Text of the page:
INDIANAPOLIS – National championship footraces are inevitably difficult. Yet the more oppressive it is, the better Emily Sisson is.
In last June’s U.S. Olympic Trials in track and field at Eugene, Ore., temperatures for the 10,000 meters were so hot (up to 87 degrees) that the race was moved to morning. All Sisson did was run away from the field and set a trials record of 31:03.82.
Days after recovering from COVID-19, she set another record — a half-marathon American record in another USA championship race Saturday.
Sisson finished in 1 hour, 7 minutes, 11 seconds in the OneAmerica 500 Festival Mini-Marathon. It was the first in-person Mini since 2019 after the annual race was twice canceled during the pandemic.
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The 30-year-old Sisson broke the American record of 1:07:15 set by Sara Hall at Houston on Jan. 16.
Sisson was paced throughout by male runner Brian Harvey, who finished in 1:07:12.
“The last mile, I just needed that,” she said. “He was encouraging. I was hurting so bad. He said, ‘Every second counts. Come on!’ “
Sisson held steady on the 21-kilometer course with consecutive 5-kilometer times of 15:54, 16:03, 15:57, 15:58. Toughest part was on the Indianapolis Motor Speedway, which she called “like a wind tunnel.”
Hall’s time had broken the American record of 1:07:25 set by Notre Dame graduate Molly Huddle in 2018. Sisson twice nearly bettered that – clocking 1:07:30 in 2019 and 1:07:26 in 2020 – and finally secured the record on a breezy morning with temperatures in the low 50s.
Sisson targeted the 1:07:15 record and was choosing between the Mini and a half-marathon in Portugal.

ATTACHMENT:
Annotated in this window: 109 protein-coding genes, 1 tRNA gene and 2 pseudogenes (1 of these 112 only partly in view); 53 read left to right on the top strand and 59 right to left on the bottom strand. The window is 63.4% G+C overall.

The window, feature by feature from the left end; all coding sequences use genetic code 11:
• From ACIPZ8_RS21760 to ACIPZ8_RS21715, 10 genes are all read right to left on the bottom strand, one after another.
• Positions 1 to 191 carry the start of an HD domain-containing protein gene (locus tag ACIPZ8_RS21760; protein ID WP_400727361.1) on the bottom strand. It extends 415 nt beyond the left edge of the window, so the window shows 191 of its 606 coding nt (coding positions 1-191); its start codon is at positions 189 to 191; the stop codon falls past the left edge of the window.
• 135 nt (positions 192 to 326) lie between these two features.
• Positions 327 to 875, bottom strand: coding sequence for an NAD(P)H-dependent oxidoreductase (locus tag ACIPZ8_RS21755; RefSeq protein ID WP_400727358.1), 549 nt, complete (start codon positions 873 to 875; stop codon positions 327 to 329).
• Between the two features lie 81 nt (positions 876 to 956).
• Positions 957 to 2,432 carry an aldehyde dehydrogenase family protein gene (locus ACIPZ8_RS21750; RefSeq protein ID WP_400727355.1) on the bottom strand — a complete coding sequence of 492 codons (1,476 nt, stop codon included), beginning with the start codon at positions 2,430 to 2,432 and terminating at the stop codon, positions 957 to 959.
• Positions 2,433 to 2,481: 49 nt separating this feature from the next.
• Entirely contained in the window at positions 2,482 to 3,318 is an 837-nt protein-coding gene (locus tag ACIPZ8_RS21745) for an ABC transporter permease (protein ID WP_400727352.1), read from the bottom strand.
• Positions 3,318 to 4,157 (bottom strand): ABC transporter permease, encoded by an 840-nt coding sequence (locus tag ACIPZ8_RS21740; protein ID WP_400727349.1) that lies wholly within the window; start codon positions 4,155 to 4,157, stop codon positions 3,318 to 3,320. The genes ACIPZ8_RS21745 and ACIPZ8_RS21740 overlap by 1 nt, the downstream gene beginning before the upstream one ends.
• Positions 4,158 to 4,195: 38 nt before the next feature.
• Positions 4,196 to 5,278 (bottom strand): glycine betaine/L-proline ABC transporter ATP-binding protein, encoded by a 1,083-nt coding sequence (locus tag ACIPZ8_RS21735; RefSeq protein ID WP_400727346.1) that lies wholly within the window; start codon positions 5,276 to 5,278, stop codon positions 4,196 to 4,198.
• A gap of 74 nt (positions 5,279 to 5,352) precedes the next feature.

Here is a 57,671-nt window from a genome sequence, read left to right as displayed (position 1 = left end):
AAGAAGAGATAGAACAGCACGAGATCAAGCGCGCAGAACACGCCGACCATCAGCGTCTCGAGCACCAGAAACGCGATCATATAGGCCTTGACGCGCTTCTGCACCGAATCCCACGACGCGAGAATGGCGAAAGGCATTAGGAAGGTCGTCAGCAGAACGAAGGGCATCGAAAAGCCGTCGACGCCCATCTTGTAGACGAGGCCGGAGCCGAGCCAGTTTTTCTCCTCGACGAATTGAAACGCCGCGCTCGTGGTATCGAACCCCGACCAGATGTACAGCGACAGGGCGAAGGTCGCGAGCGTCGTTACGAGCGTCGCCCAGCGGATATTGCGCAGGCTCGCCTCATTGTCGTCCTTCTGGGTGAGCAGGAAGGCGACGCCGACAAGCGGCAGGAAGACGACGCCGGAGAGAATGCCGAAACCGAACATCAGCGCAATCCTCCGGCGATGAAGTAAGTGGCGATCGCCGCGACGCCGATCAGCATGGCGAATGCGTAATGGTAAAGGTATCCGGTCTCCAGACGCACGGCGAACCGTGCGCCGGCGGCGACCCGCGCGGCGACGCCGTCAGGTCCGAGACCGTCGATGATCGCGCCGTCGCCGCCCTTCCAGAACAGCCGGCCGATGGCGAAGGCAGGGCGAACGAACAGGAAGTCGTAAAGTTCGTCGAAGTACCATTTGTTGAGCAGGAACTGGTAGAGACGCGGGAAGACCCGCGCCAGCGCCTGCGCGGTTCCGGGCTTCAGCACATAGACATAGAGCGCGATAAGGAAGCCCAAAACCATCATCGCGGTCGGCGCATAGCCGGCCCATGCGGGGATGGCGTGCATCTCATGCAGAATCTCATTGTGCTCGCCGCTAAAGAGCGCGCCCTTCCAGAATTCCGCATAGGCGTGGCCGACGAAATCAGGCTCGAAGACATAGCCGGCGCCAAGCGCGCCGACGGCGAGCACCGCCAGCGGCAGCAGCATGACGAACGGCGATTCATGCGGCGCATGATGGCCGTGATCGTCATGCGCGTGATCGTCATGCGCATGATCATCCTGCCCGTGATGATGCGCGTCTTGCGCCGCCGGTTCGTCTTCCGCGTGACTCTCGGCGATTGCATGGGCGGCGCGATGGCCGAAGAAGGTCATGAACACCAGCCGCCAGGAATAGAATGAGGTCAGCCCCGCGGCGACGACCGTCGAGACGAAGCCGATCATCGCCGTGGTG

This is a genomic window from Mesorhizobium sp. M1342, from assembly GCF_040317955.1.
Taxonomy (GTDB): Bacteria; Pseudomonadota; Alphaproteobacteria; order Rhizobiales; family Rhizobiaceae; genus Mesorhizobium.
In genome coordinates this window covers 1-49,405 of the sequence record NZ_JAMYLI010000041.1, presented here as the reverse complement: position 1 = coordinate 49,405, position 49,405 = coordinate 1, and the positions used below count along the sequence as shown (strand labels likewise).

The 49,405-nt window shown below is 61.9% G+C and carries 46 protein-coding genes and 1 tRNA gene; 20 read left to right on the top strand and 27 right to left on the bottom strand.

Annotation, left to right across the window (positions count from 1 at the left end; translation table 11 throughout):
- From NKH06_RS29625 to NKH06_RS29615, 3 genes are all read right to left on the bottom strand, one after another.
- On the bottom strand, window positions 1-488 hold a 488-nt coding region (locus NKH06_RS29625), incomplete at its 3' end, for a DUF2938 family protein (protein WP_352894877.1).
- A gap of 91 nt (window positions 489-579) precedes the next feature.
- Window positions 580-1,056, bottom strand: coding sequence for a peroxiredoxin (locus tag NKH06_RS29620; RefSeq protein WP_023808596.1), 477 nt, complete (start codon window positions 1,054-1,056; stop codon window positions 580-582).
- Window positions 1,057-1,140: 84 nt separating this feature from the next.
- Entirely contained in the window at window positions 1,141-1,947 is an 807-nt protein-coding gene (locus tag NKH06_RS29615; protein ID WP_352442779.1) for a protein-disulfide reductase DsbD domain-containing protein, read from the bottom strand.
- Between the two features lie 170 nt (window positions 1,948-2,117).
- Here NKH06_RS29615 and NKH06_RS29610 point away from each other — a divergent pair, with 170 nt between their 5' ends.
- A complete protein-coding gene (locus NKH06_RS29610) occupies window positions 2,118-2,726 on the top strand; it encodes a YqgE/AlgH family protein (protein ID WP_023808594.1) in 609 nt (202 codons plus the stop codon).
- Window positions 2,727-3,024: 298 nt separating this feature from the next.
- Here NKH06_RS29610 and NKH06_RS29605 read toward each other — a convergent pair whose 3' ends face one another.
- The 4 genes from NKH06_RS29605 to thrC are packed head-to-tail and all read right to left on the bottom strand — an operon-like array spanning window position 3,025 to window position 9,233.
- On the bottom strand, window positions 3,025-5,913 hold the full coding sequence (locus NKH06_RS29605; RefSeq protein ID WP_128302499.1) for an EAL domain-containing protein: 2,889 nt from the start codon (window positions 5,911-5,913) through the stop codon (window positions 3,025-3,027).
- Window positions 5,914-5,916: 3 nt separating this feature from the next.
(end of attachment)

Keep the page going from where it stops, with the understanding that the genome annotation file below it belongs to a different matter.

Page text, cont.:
“When we chose this race, we said we don’t need perfect conditions,” she said. “We just need decent conditions. It was definitely windy, and we felt that.”
She chose the Mini seven weeks ago, when she felt fit. But she endured a case of COVID-19 about five weeks ago and said she essentially did not train for a month.
“I was a little unsure if this was too ambitious or not,” Sisson said. “But I’m glad we went for it.”
As she put it: What’s the worst that could happen? Go for the record and come up short, as she had already done twice.
The Flagstaff, Ariz., resident said after she came down to sea level from high altitude, symptoms of her lingering illness diminished.
Sisson, an NCAA and Big East champion while representing Providence, finished 10th in the 10,000 at the Tokyo Olympics. In 2007, she won a USA junior title in the 5,000 at IUPUI’s Carroll Stadium, just a few blocks from where the Mini finished at Military Park.
Andrea (Kremer) Pomaranski, a Bishop Chatard graduate, finished second to Sisson in 1:13:12.
Pomaranski, 39, a mother of three now living in Michigan, broke a 10-year-old personal best. She was 10th in the Houston Marathon in 2:33:35, third-fastest ever by a native Hoosier. While at Miami of Ohio, she set an American junior record in the steeplechase.
The USA half-marathon was run separately from the main Mini, which was won by Mary Munau in 1:11:03. Indianapolis resident Lucy Dobbs, a native of Edinburgh, Scotland, was fifth in 1:17:19.
Contact IndyStar reporter David Woods at email@example.com. Follow him on Twitter: @DavidWoods007.